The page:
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Need to rent out my dad's flat - where to go for advice?

(3 Posts)
Noitsnotteatimeyet Mon 30-Jan-17 14:52:37

It looks like we're going to need to move my dad into a nursing home when he's discharged from hospital.

After fainting with shock at the cost (average is £1500 a WEEK around here) we're now trying to work out how to pay for it all. Apparently he'll get the nursing component of his care paid for but that's only £150-ish a week. His social worker says he's unlikely to qualify for continuing healthcare payments.

My dad is fortunate in having a reasonably good pension, plus an annuity and state pension but there's still going to be a shortfall. We can cover it for a few months by using his savings but eventually we'll need to find some more cash from somewhere.

We're thinking that the best option would be to rent out his flat but need to get advice about the tax implications, whether or not furnished or unfurnished would be best, what do we do about council tax etc and would it actually be simpler just to sell it outright?

Who should we talk to for advice? Lawyer? Solicitor? Accountant? We're feeling a bit at sea and my dad is now sadly too frail and confused to make tricky decisions

Needmoresleep Mon 30-Jan-17 15:17:40

Where is the flat?

If anywhere near London, or the South Coast, PM me and I might be able to guide you a bit. DF bought investment property as a retirement hobby, great because it means there is an income, but a bore to manage. It would be hard to cover everything in a single post.

However initial advice is that you only make money if you keep fees etc you pay to others to a minimum.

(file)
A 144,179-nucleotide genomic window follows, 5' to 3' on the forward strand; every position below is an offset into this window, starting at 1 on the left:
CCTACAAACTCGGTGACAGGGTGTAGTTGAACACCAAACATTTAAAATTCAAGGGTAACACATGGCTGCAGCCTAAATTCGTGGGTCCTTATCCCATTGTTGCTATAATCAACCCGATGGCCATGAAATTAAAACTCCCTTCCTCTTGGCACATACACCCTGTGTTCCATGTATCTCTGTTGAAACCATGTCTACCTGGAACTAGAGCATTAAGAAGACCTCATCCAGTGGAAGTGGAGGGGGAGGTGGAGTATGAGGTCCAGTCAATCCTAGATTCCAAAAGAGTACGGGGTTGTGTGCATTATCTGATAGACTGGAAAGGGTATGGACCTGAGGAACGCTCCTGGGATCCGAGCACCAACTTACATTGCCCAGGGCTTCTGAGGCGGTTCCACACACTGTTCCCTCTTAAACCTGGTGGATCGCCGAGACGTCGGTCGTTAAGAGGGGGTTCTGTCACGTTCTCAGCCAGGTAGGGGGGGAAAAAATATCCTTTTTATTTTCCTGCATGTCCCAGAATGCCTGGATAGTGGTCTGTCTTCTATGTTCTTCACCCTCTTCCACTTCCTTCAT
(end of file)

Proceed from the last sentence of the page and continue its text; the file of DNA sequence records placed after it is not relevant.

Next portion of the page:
And as a first step you should get four letting agents in to explain the likely market (young professionals, families, benefit claimants, or students) , what you need to do in order to attract the biggest range of tenants, and the rent you can probably get.

Then do the same with sales agents. Factor in the work you would need to do to let or sell. Plus the time, effort and hassle involved. Then do your sums.

Renting property is a good way to keep the capital whilst producing an income, but there is a steep learning curve. A good starting point might be joining the Residential Landlord Association.

A small, but potentially important thing. If the property is empty or will be tenanted, sign up for property alerts with the Land Registry

This applies to anyone whose parent is moving into a care home, and leaving a property empty.

whataboutbob Tue 31-Jan-17 13:09:18

I second everything NMS has said, having managed 2 rental properties for my father over the last few years. Also, sadly there are no particular tax breaks for people requiring care, so you'll need to do tax returns and pay tax if total income (including pensions) is above your Dad's nil tax band (which I believe for my Dad was something around £10000 pa).

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